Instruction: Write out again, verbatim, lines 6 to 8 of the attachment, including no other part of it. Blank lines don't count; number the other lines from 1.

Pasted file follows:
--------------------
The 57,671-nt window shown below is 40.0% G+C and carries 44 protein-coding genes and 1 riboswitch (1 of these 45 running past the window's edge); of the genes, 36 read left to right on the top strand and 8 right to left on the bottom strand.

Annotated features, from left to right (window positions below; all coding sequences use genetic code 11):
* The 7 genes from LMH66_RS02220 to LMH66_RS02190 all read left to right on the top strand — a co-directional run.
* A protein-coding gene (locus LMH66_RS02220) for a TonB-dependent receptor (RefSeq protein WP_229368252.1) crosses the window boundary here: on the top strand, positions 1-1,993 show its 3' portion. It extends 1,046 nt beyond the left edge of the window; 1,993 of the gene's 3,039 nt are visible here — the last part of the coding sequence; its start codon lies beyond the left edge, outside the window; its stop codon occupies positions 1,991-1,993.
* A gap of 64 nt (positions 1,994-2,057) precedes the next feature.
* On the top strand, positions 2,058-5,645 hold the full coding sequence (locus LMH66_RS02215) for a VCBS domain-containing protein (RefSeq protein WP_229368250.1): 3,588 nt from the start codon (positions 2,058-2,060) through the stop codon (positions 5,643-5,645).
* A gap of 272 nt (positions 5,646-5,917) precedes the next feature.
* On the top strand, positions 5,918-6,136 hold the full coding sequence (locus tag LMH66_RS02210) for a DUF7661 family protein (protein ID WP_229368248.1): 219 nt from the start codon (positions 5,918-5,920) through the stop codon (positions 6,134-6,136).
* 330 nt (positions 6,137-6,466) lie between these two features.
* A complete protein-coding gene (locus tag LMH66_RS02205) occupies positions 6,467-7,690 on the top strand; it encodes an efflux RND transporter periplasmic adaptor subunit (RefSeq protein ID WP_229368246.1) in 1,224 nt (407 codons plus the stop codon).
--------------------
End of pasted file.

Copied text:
* On the top strand, positions 2,058-5,645 hold the full coding sequence (locus LMH66_RS02215) for a VCBS domain-containing protein (RefSeq protein WP_229368250.1): 3,588 nt from the start codon (positions 2,058-2,060) through the stop codon (positions 5,643-5,645).
* A gap of 272 nt (positions 5,646-5,917) precedes the next feature.
* On the top strand, positions 5,918-6,136 hold the full coding sequence (locus tag LMH66_RS02210) for a DUF7661 family protein (protein ID WP_229368248.1): 219 nt from the start codon (positions 5,918-5,920) through the stop codon (positions 6,134-6,136).